• And to, perhaps most importantly, choose its own committees and organization “in such a manner as it may determine.”
The agreement was a watershed in the general development of American higher education, creating an organizational structure of governance that would serve as a model for other major public and private universities. California, however, was not only the first to formalize this structure in the United States, one that had antecedents in British universities, but took it the farthest.
The so-called “California Plan” created a “remarkable democratic system of academic government in which California faculty,” once explained historian Walton E. Bean, “acquired a greater influence in the educational aspects of university administration than any other faculty in the United States. Indeed, the faculty virtually became a part of the administration.”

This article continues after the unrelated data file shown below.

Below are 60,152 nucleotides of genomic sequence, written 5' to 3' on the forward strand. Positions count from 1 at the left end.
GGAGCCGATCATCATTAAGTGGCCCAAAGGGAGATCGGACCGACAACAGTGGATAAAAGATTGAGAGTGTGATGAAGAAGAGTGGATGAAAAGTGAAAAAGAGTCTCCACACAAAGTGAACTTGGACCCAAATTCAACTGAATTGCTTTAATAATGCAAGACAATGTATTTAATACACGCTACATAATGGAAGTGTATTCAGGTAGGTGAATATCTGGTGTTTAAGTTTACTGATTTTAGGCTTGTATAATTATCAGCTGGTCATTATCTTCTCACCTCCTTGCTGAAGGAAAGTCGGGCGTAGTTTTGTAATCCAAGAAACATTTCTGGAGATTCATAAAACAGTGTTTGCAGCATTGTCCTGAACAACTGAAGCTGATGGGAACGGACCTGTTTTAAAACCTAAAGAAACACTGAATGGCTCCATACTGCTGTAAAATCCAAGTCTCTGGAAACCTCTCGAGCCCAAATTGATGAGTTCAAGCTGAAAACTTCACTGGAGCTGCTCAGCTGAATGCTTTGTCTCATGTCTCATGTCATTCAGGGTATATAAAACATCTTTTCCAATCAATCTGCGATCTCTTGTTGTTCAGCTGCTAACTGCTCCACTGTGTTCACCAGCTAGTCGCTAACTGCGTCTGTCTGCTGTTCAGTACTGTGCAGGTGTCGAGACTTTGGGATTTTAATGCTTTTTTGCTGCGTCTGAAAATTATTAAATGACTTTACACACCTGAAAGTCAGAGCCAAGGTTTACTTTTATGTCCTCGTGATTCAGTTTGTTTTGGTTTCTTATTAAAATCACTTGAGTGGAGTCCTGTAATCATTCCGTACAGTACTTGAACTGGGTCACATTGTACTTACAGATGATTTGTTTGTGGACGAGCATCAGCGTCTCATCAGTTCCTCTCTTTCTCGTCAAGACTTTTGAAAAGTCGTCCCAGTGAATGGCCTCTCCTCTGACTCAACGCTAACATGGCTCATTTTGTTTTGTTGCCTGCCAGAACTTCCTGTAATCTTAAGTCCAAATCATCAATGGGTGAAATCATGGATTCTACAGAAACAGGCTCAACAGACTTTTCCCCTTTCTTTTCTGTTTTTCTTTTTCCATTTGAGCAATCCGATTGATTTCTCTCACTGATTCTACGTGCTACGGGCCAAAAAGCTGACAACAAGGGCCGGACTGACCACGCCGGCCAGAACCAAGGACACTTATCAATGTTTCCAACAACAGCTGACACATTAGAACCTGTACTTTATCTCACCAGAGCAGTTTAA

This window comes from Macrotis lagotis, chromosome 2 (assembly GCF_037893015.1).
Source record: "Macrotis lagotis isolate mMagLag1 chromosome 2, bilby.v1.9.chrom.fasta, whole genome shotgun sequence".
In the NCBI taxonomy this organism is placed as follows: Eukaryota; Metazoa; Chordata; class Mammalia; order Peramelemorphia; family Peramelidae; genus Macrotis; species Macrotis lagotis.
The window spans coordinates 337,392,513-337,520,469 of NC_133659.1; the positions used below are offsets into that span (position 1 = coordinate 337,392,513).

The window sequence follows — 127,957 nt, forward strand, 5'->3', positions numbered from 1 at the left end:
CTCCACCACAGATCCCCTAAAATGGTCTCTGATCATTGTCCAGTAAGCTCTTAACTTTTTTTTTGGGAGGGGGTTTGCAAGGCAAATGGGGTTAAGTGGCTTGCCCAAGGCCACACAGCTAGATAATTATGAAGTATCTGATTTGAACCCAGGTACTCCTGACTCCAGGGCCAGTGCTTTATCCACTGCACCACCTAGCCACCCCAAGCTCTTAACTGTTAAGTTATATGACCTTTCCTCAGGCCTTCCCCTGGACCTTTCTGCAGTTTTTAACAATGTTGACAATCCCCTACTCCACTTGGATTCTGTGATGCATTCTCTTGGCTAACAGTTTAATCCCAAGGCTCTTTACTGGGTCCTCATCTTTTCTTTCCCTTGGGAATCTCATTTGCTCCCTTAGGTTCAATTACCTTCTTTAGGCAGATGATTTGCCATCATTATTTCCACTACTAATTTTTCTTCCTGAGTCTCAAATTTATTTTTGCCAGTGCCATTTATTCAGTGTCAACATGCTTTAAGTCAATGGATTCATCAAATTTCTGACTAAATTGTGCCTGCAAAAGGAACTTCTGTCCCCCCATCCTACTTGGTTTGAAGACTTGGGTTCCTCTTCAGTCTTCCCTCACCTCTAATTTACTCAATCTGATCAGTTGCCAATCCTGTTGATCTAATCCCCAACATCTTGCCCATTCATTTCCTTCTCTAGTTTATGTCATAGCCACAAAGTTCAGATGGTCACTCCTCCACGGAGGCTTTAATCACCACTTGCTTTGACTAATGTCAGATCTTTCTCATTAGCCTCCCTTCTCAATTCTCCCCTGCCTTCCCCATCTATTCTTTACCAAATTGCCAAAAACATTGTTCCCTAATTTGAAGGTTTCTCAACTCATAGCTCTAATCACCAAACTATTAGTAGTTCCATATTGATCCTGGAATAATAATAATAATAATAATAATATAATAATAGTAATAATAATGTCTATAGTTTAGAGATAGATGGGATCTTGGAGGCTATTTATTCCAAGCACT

I have bold-faced above some of the major policy moves that should strike contemporary readers as key to Berkeley’s past success and, sad to say, increasingly absent from higher education today, including at the University of California. These center around infusions of state funding and public investment as well as greater faculty involvement in managing university affairs, manifested in a formal system of shared governance centered around a powerful academic senate. At Berkeley and throughout the U.S. these proved to be the most important ingredients in a potent recipe for creating high quality higher education for the common good. Today, however, trends are moving in the opposite direction and the results are not welcome. Where once state governments invested in education, today they rely — as Wheeler most notably did not — on tuition and private donations, what UC faculty member Christopher Newfield has called The Great Mistake. Where Berkeley and other public institutions grew and prospered with a powerful faculty voice, today, as Larry Gerber has recounted, governing boards and administrators ignore, when they don’t openly undermine, shared governance. Nevertheless, the recipe remains. Will we have the will to follow it once more?